The post "A Breakthrough in the Fight against Hunger" summarizes Jeff Sachs' favorable view of the G-8’s $20bn initiative on smallholder agriculture (e.g. to provide assistance buying seed and fertilizer), and also gives Murat Iyigun's view of the type of developmental assistance advocated by many economists. Since Iyigun mentions Bill Easterly explicitly, and since Easterly and Sachs have an ongoing debate on this (and many other) issues, I promised an update if Bill Easterly responded. I just received this email:
Sachs mentions the lessons of history, but doesn't acknowledge the nearly universal agreement that past efforts at African Green Revolutions (with the same list of interventions that Sachs lists) have failed (see the documentation in my recent JEL article -- ungated version here). That doesn't mean giving up, but it does mean learning from history, trying to figure out why it failed in the past and correcting it -- why does Sachs find this idea so threatening?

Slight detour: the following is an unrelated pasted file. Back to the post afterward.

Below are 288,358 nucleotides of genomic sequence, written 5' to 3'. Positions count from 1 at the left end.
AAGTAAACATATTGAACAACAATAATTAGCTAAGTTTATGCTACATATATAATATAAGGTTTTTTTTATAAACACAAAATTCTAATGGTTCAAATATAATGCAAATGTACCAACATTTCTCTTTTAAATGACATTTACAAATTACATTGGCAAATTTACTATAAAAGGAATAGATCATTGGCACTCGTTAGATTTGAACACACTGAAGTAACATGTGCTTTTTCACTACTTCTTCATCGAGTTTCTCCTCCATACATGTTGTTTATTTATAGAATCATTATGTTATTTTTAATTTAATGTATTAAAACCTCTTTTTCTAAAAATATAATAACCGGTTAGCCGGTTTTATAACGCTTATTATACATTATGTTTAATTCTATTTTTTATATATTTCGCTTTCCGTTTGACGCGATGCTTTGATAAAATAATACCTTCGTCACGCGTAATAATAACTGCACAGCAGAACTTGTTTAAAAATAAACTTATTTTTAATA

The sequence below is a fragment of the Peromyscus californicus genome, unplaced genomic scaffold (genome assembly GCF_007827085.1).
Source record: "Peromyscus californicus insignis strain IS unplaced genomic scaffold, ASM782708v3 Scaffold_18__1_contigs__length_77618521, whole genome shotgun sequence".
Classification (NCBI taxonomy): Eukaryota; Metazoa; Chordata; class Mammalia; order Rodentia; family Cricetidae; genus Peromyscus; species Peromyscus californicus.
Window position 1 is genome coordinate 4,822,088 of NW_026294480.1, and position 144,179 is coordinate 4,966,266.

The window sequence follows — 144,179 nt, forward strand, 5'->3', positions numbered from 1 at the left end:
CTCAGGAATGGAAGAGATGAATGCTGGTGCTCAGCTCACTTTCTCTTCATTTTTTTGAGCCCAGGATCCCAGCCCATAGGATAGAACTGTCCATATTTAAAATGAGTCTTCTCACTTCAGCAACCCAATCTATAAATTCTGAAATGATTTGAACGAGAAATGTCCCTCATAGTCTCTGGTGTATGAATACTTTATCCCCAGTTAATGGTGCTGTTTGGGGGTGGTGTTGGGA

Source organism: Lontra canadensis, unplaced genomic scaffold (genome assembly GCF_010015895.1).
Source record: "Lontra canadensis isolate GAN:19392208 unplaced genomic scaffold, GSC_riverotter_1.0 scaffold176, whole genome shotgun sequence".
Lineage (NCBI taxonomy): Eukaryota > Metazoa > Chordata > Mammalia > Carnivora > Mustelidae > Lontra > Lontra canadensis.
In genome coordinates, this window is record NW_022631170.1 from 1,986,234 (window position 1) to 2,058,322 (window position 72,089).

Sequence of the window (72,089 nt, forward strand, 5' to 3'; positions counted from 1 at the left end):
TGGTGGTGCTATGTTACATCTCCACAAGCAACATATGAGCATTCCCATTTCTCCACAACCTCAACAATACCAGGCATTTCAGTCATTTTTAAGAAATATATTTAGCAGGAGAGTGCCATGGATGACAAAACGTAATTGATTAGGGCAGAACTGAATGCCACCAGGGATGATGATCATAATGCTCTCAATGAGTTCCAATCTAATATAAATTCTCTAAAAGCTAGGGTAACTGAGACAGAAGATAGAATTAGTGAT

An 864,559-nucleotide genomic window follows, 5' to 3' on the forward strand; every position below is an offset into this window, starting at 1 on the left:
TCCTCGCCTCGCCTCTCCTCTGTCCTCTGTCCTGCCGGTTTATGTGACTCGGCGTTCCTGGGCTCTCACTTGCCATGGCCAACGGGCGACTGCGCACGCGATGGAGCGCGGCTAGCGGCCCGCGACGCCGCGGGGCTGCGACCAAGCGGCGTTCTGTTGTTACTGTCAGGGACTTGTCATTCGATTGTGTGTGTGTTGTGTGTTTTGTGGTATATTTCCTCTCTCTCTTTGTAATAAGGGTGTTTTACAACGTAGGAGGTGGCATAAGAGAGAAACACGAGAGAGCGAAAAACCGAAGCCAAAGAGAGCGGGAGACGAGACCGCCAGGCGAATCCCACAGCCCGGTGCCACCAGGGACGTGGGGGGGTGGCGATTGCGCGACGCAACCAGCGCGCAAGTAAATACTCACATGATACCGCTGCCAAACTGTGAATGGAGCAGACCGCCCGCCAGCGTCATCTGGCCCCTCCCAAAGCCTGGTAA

On Iyigun's blog, I'm so happy to finally find somebody who gets it, that you shouldn't invade countries based on economists' crappy econometrics, that I have nothing else to add. I have had a lot more difficulty convincing people of this than I expected.